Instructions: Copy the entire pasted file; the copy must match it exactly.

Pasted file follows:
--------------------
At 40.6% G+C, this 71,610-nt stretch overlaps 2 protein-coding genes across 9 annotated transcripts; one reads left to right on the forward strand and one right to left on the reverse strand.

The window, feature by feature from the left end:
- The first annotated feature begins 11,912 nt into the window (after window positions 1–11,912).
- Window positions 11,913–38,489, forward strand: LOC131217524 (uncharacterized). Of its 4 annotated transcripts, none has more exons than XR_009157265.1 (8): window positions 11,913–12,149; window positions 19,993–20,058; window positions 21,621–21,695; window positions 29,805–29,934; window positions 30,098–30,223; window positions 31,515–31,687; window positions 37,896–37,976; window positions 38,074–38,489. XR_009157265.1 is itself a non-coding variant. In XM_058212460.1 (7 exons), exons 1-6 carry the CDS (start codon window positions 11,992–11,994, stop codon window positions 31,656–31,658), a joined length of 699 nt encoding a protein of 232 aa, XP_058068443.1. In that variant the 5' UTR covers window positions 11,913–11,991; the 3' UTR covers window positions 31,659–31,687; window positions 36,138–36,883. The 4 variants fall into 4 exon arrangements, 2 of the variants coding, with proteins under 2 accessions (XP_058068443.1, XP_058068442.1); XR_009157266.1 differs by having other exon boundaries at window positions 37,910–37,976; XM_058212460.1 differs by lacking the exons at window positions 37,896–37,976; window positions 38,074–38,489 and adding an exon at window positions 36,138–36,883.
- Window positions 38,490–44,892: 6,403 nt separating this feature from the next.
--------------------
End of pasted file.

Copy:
At 40.6% G+C, this 71,610-nt stretch overlaps 2 protein-coding genes across 9 annotated transcripts; one reads left to right on the forward strand and one right to left on the reverse strand.

The window, feature by feature from the left end:
- The first annotated feature begins 11,912 nt into the window (after window positions 1–11,912).
- Window positions 11,913–38,489, forward strand: LOC131217524 (uncharacterized). Of its 4 annotated transcripts, none has more exons than XR_009157265.1 (8): window positions 11,913–12,149; window positions 19,993–20,058; window positions 21,621–21,695; window positions 29,805–29,934; window positions 30,098–30,223; window positions 31,515–31,687; window positions 37,896–37,976; window positions 38,074–38,489. XR_009157265.1 is itself a non-coding variant. In XM_058212460.1 (7 exons), exons 1-6 carry the CDS (start codon window positions 11,992–11,994, stop codon window positions 31,656–31,658), a joined length of 699 nt encoding a protein of 232 aa, XP_058068443.1. In that variant the 5' UTR covers window positions 11,913–11,991; the 3' UTR covers window positions 31,659–31,687; window positions 36,138–36,883. The 4 variants fall into 4 exon arrangements, 2 of the variants coding, with proteins under 2 accessions (XP_058068443.1, XP_058068442.1); XR_009157266.1 differs by having other exon boundaries at window positions 37,910–37,976; XM_058212460.1 differs by lacking the exons at window positions 37,896–37,976; window positions 38,074–38,489 and adding an exon at window positions 36,138–36,883.
- Window positions 38,490–44,892: 6,403 nt separating this feature from the next.